Hundreds of Rohingya Muslims Flee Aceh Refugee Camps

Nurdin Hasan
151008-ID-rohingyas-620 Rohingya Muslims line up for food at a fishing warehouse in Kuala Cangkoi, in Indonesia’s North Aceh province, June 14, 2015.

Updated at 8:35 p.m. ET on 2015-10-08

At least 345 Rohingya Muslims from Myanmar have fled refugee camps in Indonesia’s Aceh province and their whereabouts are unknown, officials and refugees confirmed to BenarNews.

The number of missing represents a third of the 1,010 Rohingyas who landed in Aceh in May, along with hundreds of Bangladeshi migrants, after being rescued from abandoned and stranded human-smuggling boats in the Strait of Malacca.

The missing refugees may have paid human traffickers to smuggle them to Malaysia so they could reunite with relatives there and find jobs, sources told BenarNews.

It is unclear when they vanished from camps scattered along the north coast of Indonesia’s western-most province.

According to humanitarian workers and government officials, the refugees fled in groups of two of to a dozen people at a time with the help of illegal migration agents.

Malaysia, a predominantly Muslim and relatively prosperous country, is a prime destination in Southeast Asia for Rohingyas, many of whom flee religious and ethnic persecution in Buddhist-dominated Myanmar, in search of better employment and educational prospects abroad.

An anti-human trafficking crackdown by Thailand – which lies along transit routes for illegal migration from Myanmar and Bangladesh – led to a May maritime blockade on smugglers’ boats, which forced many to sail farther south in search of places to land.

“Many of my friends here have fled because they need to earn money so they can send it to their families back in Myanmar,” Sahidullah, a Rohingya Muslim cleric who is among refugees sheltering in Blang Ado, a village in North Aceh regency, told BenarNews.

Sahidullah, 22, said he had no plans to flee although one of his eight siblings now worked in Malaysia. He said he hoped the Indonesian government would give work permits to Muslim Rohingyas.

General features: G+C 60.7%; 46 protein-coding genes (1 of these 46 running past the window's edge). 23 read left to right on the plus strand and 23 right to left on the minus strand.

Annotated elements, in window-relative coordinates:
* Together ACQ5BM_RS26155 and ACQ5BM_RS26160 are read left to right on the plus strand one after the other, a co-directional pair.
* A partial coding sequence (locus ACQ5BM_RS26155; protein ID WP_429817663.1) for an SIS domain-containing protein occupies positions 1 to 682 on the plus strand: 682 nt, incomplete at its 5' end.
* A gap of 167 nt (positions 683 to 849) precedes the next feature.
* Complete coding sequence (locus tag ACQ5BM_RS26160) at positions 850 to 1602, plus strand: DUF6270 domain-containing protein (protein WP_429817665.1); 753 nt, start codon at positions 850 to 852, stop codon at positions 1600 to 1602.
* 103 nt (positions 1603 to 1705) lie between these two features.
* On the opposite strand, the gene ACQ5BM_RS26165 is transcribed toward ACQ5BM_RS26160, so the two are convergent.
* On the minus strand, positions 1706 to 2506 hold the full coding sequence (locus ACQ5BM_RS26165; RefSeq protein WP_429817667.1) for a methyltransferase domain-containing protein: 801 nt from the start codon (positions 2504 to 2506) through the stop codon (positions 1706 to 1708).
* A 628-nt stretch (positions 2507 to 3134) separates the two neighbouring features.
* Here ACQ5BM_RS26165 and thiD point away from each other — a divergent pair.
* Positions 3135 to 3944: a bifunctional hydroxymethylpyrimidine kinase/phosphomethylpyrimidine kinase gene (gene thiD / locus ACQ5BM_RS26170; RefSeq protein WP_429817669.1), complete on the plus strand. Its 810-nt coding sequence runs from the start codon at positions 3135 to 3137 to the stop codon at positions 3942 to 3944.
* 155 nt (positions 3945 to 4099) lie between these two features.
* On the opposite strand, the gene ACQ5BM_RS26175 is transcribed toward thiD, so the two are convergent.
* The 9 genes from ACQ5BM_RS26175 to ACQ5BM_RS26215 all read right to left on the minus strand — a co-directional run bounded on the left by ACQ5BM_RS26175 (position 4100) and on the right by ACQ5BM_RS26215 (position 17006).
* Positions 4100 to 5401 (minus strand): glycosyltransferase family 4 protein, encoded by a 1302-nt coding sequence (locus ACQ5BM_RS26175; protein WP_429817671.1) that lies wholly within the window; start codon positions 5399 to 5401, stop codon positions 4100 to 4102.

“We only eat and sleep here. There is no work to do from which we can make money, while many of the Rohingya need money to provide for their families they left behind in Myanmar,” he said Wednesday.


Albert Djalius, an immigration official in the town of Lhokseumawe, confirmed that 80 of the 315 refugees in Blang Ado had fled.

Rohingyas are also housed on the grounds of an old paper mill in Bayeun, in East Aceh, and in the city of Langsa. A large number fled Bayeun, where the refugees were living in tents along a major roadway.

“There were 342 Rohingya refugees, when they were stranded and saved. Now, there are only 184 refugees left. The rest have fled,” Ibrahim, a volunteer in charge of logistics at the Bayeun shelter, told BenarNews this week.

In Langsa, 107 refugees have fled, leaving 178 behind, said M. Daud, an official with the city’s social welfare agency.

According to Afrizal, an official from the Langsa immigration office, refugees are prohibited from working in Indonesia and they must obtain passes from security guards to leave the shelter’s premises.

Sources said they believed that Rohingya traffickers had infiltrated the camps and mixed in with the refugees.

“The refugees left at night, sneaking out of the side fence to the street where there was an agent with a car waiting for them. They were then transported to Medan,” Ibrahim said, referring to a city in neighboring North Sumatra province.

Security guards have caught some of the refugees who were trying to flee. Those who failed to get away said traffickers were charging 3,000 ringgit (U.S. $713) per person to help the Rohingyas escape, Ibrahim added.

Foiled escape

In late September, all the remaining refugees in Blang Ado tried to leave their shelter after reports that four Rohingya women had been raped when they were caught on the night of Sept. 27 trying to flee the camp. However, police intercepted and stopped the exodus, according to local news reports.

Medical tests on three of the women showed no evidence of rape, police in Lhokseumawe said last week.

“Based on forensic medical examinations on the three refugees, we found no indication of rape or sexual assault,” A.K.B.P. Anang Triarsono, the local police chief, told BenarNews.

“Another Rohingya woman was not examined because she said at the beginning that she was not sexually harassed.”


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